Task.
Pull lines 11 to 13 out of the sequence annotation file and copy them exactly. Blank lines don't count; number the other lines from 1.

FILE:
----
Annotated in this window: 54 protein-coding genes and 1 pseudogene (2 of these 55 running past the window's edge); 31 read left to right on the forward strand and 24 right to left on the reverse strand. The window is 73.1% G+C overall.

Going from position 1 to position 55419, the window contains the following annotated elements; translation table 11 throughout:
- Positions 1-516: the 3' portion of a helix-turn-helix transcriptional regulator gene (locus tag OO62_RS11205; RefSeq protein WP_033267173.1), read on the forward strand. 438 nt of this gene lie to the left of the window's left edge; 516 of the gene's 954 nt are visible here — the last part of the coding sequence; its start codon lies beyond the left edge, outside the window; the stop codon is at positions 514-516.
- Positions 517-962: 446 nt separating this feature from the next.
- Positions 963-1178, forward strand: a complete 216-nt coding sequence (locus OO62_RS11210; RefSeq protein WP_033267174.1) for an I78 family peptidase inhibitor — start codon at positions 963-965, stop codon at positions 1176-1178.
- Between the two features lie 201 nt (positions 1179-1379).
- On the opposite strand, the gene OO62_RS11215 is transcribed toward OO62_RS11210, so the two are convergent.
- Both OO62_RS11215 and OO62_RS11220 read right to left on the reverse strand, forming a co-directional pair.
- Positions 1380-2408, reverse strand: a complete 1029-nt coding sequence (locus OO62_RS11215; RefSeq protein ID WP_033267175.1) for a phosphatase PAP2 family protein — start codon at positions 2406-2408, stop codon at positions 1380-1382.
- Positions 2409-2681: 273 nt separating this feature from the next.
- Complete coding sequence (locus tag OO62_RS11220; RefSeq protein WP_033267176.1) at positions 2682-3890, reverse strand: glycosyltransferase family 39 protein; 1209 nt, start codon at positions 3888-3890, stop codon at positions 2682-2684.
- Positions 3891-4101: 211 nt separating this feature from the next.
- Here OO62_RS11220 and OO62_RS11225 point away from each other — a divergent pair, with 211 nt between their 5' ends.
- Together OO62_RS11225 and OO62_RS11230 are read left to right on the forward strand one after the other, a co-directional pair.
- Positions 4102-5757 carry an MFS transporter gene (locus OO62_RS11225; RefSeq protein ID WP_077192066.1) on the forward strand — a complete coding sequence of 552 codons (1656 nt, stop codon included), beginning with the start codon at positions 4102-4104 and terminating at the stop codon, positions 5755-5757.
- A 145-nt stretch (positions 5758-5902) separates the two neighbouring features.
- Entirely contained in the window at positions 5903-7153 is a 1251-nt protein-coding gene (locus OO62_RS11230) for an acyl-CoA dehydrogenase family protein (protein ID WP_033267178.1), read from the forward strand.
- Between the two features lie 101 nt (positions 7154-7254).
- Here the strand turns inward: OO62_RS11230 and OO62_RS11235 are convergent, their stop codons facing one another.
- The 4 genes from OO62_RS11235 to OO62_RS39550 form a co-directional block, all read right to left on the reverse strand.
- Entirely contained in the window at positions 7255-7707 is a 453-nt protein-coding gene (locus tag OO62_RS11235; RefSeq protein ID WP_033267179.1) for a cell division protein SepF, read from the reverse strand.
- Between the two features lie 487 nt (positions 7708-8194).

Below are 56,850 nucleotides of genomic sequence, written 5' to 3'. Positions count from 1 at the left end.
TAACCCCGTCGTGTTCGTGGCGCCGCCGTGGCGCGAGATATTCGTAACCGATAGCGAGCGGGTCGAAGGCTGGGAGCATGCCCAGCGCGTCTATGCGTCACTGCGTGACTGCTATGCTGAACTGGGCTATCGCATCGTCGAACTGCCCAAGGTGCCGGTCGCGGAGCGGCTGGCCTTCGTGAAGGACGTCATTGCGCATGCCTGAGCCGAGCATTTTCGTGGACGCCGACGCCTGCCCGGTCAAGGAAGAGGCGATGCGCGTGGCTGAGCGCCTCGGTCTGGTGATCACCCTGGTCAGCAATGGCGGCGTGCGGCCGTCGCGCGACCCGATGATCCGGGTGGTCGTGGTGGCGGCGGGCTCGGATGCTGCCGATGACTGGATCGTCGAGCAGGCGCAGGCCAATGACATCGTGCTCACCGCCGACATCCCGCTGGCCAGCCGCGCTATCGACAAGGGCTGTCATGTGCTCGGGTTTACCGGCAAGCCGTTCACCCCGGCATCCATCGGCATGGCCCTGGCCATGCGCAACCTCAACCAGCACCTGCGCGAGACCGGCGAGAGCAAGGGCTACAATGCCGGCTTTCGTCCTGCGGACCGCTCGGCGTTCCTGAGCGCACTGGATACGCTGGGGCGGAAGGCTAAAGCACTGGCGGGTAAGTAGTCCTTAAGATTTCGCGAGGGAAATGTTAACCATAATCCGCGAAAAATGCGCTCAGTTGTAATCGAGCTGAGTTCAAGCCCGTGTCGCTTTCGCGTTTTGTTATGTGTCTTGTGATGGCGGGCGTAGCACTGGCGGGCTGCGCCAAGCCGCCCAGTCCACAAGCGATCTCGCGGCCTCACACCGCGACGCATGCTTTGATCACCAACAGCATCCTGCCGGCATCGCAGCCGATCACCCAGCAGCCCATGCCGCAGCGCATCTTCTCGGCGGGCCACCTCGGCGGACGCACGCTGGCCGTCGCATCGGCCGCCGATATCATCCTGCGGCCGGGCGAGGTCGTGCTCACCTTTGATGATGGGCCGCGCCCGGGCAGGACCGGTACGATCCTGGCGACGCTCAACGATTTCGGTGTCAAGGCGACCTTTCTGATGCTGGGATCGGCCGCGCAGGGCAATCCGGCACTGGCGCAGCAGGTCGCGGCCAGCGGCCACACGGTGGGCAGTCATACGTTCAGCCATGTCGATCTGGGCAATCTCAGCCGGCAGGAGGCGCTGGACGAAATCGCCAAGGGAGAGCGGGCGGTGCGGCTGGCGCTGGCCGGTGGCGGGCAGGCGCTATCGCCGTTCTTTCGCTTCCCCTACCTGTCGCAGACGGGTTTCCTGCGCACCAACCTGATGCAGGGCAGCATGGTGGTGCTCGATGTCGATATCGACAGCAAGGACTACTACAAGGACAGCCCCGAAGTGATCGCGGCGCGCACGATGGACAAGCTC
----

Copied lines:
- Complete coding sequence (locus tag OO62_RS11220; RefSeq protein WP_033267176.1) at positions 2682-3890, reverse strand: glycosyltransferase family 39 protein; 1209 nt, start codon at positions 3888-3890, stop codon at positions 2682-2684.
- Positions 3891-4101: 211 nt separating this feature from the next.
- Here OO62_RS11220 and OO62_RS11225 point away from each other — a divergent pair, with 211 nt between their 5' ends.